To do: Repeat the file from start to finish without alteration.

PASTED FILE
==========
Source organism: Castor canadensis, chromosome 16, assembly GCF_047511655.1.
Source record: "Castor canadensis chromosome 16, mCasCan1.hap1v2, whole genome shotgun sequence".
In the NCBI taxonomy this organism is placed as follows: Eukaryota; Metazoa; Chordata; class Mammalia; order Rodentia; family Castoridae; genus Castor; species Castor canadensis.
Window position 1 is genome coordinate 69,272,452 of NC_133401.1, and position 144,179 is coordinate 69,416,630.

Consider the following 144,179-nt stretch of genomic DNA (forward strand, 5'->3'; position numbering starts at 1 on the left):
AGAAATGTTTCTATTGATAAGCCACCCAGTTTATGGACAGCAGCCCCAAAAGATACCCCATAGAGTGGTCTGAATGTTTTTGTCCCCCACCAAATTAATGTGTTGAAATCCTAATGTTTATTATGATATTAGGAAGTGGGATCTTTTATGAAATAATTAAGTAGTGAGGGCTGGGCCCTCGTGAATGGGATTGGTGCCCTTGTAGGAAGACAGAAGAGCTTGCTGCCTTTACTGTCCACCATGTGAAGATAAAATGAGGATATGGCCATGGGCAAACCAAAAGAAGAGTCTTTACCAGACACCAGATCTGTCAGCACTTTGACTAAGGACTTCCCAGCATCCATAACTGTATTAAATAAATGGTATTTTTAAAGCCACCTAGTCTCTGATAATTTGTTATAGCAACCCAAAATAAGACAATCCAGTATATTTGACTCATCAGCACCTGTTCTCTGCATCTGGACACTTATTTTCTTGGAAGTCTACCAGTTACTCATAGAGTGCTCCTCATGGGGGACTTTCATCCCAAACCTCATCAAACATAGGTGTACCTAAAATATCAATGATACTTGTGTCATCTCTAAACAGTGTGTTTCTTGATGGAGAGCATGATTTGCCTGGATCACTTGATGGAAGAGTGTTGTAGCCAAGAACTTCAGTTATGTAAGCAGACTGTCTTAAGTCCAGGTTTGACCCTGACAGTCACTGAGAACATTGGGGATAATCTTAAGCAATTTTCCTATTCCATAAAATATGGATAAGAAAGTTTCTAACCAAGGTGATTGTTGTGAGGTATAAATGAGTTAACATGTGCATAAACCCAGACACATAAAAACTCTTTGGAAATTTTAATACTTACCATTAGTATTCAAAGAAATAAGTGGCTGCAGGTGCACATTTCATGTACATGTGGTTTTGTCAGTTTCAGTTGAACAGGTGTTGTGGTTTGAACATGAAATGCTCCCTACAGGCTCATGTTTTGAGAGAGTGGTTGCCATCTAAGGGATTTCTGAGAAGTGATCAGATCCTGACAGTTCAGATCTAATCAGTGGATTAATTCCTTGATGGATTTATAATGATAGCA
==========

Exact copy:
Source organism: Castor canadensis, chromosome 16, assembly GCF_047511655.1.
Source record: "Castor canadensis chromosome 16, mCasCan1.hap1v2, whole genome shotgun sequence".
In the NCBI taxonomy this organism is placed as follows: Eukaryota; Metazoa; Chordata; class Mammalia; order Rodentia; family Castoridae; genus Castor; species Castor canadensis.
Window position 1 is genome coordinate 69,272,452 of NC_133401.1, and position 144,179 is coordinate 69,416,630.

Consider the following 144,179-nt stretch of genomic DNA (forward strand, 5'->3'; position numbering starts at 1 on the left):
AGAAATGTTTCTATTGATAAGCCACCCAGTTTATGGACAGCAGCCCCAAAAGATACCCCATAGAGTGGTCTGAATGTTTTTGTCCCCCACCAAATTAATGTGTTGAAATCCTAATGTTTATTATGATATTAGGAAGTGGGATCTTTTATGAAATAATTAAGTAGTGAGGGCTGGGCCCTCGTGAATGGGATTGGTGCCCTTGTAGGAAGACAGAAGAGCTTGCTGCCTTTACTGTCCACCATGTGAAGATAAAATGAGGATATGGCCATGGGCAAACCAAAAGAAGAGTCTTTACCAGACACCAGATCTGTCAGCACTTTGACTAAGGACTTCCCAGCATCCATAACTGTATTAAATAAATGGTATTTTTAAAGCCACCTAGTCTCTGATAATTTGTTATAGCAACCCAAAATAAGACAATCCAGTATATTTGACTCATCAGCACCTGTTCTCTGCATCTGGACACTTATTTTCTTGGAAGTCTACCAGTTACTCATAGAGTGCTCCTCATGGGGGACTTTCATCCCAAACCTCATCAAACATAGGTGTACCTAAAATATCAATGATACTTGTGTCATCTCTAAACAGTGTGTTTCTTGATGGAGAGCATGATTTGCCTGGATCACTTGATGGAAGAGTGTTGTAGCCAAGAACTTCAGTTATGTAAGCAGACTGTCTTAAGTCCAGGTTTGACCCTGACAGTCACTGAGAACATTGGGGATAATCTTAAGCAATTTTCCTATTCCATAAAATATGGATAAGAAAGTTTCTAACCAAGGTGATTGTTGTGAGGTATAAATGAGTTAACATGTGCATAAACCCAGACACATAAAAACTCTTTGGAAATTTTAATACTTACCATTAGTATTCAAAGAAATAAGTGGCTGCAGGTGCACATTTCATGTACATGTGGTTTTGTCAGTTTCAGTTGAACAGGTGTTGTGGTTTGAACATGAAATGCTCCCTACAGGCTCATGTTTTGAGAGAGTGGTTGCCATCTAAGGGATTTCTGAGAAGTGATCAGATCCTGACAGTTCAGATCTAATCAGTGGATTAATTCCTTGATGGATTTATAATGATAGCA